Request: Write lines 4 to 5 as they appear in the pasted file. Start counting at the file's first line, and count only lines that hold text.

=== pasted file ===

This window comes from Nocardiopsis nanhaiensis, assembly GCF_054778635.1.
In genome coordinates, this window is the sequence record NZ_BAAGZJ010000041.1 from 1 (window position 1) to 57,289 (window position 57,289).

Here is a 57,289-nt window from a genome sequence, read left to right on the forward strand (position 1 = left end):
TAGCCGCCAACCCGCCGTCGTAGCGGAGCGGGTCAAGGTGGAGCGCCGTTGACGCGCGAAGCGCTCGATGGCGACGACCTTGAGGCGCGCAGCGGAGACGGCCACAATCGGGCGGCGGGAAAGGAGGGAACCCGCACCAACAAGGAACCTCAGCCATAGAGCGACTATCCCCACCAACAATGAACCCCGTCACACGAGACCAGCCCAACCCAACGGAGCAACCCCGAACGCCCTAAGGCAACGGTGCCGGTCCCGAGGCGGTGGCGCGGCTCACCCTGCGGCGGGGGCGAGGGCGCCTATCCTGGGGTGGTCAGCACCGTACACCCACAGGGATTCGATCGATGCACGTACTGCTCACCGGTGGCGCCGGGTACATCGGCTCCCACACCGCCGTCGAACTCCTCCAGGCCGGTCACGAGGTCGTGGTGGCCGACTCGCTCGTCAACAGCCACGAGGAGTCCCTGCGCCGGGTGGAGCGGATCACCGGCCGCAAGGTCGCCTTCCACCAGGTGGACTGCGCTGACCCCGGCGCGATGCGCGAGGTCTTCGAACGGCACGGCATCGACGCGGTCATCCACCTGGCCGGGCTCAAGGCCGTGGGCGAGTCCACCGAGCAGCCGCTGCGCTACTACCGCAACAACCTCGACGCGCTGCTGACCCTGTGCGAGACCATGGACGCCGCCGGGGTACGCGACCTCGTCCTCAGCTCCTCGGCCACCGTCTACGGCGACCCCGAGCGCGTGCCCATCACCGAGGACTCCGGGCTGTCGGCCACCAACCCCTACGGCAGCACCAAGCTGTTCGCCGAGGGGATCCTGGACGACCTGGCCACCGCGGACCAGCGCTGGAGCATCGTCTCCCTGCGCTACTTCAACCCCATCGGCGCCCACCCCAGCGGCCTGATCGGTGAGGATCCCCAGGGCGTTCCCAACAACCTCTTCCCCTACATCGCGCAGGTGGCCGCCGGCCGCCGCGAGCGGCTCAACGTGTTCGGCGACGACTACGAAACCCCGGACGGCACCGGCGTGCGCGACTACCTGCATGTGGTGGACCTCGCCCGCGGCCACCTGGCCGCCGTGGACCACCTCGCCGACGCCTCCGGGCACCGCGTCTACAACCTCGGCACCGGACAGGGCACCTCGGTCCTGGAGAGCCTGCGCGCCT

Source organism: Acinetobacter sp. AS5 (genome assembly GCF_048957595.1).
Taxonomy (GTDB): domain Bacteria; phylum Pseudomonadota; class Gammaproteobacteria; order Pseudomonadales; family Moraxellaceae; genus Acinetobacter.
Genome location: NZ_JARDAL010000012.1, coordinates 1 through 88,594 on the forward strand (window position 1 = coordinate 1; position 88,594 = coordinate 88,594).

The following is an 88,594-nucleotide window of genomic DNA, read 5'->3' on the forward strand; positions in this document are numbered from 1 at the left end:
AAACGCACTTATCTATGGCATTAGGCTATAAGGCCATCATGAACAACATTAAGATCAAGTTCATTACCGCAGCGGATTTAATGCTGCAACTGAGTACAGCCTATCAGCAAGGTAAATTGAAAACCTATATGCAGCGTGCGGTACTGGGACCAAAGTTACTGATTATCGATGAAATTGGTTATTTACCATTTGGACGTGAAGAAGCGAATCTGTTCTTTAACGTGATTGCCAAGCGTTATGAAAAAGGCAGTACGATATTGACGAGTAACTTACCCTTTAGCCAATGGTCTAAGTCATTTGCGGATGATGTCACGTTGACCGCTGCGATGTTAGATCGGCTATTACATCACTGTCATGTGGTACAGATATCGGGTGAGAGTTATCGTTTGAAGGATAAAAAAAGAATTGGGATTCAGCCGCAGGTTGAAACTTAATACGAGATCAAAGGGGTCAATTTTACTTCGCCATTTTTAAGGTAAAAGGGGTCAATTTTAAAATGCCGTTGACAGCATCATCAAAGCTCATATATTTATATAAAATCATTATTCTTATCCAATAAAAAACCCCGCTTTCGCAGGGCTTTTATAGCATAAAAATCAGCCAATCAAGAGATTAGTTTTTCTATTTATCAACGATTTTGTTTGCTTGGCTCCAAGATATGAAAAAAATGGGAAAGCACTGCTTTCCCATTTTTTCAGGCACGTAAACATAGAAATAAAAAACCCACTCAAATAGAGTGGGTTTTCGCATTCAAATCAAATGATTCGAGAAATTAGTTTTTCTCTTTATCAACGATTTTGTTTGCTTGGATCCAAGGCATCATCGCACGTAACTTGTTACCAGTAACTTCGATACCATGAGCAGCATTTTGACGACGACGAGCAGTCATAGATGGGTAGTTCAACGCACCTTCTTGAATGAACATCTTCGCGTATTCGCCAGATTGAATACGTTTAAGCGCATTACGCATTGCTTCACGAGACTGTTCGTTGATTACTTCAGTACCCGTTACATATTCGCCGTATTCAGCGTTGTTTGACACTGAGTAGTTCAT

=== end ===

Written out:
TAGCCGCCAACCCGCCGTCGTAGCGGAGCGGGTCAAGGTGGAGCGCCGTTGACGCGCGAAGCGCTCGATGGCGACGACCTTGAGGCGCGCAGCGGAGACGGCCACAATCGGGCGGCGGGAAAGGAGGGAACCCGCACCAACAAGGAACCTCAGCCATAGAGCGACTATCCCCACCAACAATGAACCCCGTCACACGAGACCAGCCCAACCCAACGGAGCAACCCCGAACGCCCTAAGGCAACGGTGCCGGTCCCGAGGCGGTGGCGCGGCTCACCCTGCGGCGGGGGCGAGGGCGCCTATCCTGGGGTGGTCAGCACCGTACACCCACAGGGATTCGATCGATGCACGTACTGCTCACCGGTGGCGCCGGGTACATCGGCTCCCACACCGCCGTCGAACTCCTCCAGGCCGGTCACGAGGTCGTGGTGGCCGACTCGCTCGTCAACAGCCACGAGGAGTCCCTGCGCCGGGTGGAGCGGATCACCGGCCGCAAGGTCGCCTTCCACCAGGTGGACTGCGCTGACCCCGGCGCGATGCGCGAGGTCTTCGAACGGCACGGCATCGACGCGGTCATCCACCTGGCCGGGCTCAAGGCCGTGGGCGAGTCCACCGAGCAGCCGCTGCGCTACTACCGCAACAACCTCGACGCGCTGCTGACCCTGTGCGAGACCATGGACGCCGCCGGGGTACGCGACCTCGTCCTCAGCTCCTCGGCCACCGTCTACGGCGACCCCGAGCGCGTGCCCATCACCGAGGACTCCGGGCTGTCGGCCACCAACCCCTACGGCAGCACCAAGCTGTTCGCCGAGGGGATCCTGGACGACCTGGCCACCGCGGACCAGCGCTGGAGCATCGTCTCCCTGCGCTACTTCAACCCCATCGGCGCCCACCCCAGCGGCCTGATCGGTGAGGATCCCCAGGGCGTTCCCAACAACCTCTTCCCCTACATCGCGCAGGTGGCCGCCGGCCGCCGCGAGCGGCTCAACGTGTTCGGCGACGACTACGAAACCCCGGACGGCACCGGCGTGCGCGACTACCTGCATGTGGTGGACCTCGCCCGCGGCCACCTGGCCGCCGTGGACCACCTCGCCGACGCCTCCGGGCACCGCGTCTACAACCTCGGCACCGGACAGGGCACCTCGGTCCTGGAGAGCCTGCGCGCCT

Source organism: Acinetobacter sp. AS5 (genome assembly GCF_048957595.1).